Arteriovenous Malformations (AVM)
About Arteriovenous Malformations
An arteriovenous malformation (AVM) is a tangle of blood vessels that disrupts blood flow in the brain. A congenital defect, it is the leading cause of stroke in young people.
MyMichigan Medical Center in Midland, Michigan has state-of-the-art technology for detecting and diagnosing arteriovenous malformation. If your doctor suspects you have this defect, he may refer you to one of our board-certified neurosurgeons (see the listed of doctors located at the right). Your doctor or specialist may use some of the following methods to arrive at a diagnosis:
- Magnetic Resonance Imaging (MRI) – This diagnostic tool, which uses magnetic scanning, is useful in diagnosing AVM because it can “see” through the bones of the skull to the tissue underneath.
- Computerized Tomography (CT) scan – Also known as a CAT scan, this advanced x-ray technology provides a series of detailed pictures of tissues, bone and blood vessels.
- Arteriogram – This x-ray technology relies on an injection of a special “dye” (contrast medium) to provide an image of the blood vessels in the brain.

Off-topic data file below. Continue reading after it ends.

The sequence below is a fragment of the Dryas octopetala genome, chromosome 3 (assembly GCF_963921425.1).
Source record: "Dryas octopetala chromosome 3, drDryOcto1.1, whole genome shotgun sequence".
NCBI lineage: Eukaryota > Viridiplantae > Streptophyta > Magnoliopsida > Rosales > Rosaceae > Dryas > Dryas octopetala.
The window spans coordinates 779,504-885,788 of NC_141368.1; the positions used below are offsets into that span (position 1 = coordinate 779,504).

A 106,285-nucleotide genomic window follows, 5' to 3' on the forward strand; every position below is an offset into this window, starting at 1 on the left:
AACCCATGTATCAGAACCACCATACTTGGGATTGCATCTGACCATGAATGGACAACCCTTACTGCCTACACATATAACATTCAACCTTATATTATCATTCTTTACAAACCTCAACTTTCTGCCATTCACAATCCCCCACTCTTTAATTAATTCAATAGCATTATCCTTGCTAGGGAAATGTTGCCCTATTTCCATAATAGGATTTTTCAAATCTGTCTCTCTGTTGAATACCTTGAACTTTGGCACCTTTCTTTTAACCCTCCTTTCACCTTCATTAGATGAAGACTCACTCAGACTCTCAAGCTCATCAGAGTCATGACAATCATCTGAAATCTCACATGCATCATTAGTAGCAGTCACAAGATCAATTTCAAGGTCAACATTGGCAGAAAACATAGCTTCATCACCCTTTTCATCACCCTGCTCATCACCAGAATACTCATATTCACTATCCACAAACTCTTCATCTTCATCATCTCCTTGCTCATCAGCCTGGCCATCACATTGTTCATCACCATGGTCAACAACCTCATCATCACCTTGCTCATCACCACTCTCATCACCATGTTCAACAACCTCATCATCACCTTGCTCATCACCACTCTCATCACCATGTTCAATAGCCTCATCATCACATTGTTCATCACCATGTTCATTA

- Magnetic Resonance Arteriogram (MRA) – This combines the advantages of both MRI and arteriogram technologies.
Treatment for arteriovenous malformation depends on a number of factors, including the patient’s age and general health. If you are diagnosed with AVM, your physician may recommend any one or a combination of the following treatment options:
Gamma Knife surgery – A highly specialized technology with sub-millimeter accuracy, this relies on computer-assisted planning to target and then destroy the malformation with high-energy radiation. This type of surgery doesn’t require opening the skull or damaging other brain tissue, yet it has a success rate of about 85 percent within two years of treatment, offering new hope to many AVM patients in Michigan and Western Ontario.
Embolization – This seals off the malformation with a glue-like substance injected into the blood vessels of the brain through a tiny tube (catheter) inserted in a leg artery and guided by x-ray to the location being treated.
Surgery – Called a craniotomy, a neurosurgeon makes an opening in the skull to remove all or as much of the malformation as possible through microsurgery.
The MyMichigan Difference
A recognized leader in neuroscience and cancer care in Michigan.
- Board-certified neurosurgeons and radiation oncologists specially trained and experienced in a variety of treatment methods, including Gamma Knife® surgery.
- Four hospitals and three radiation oncology centers located in safe and friendly communities in the middle of Michigan.
Gamma Knife® is a registered trademark of Elekta Group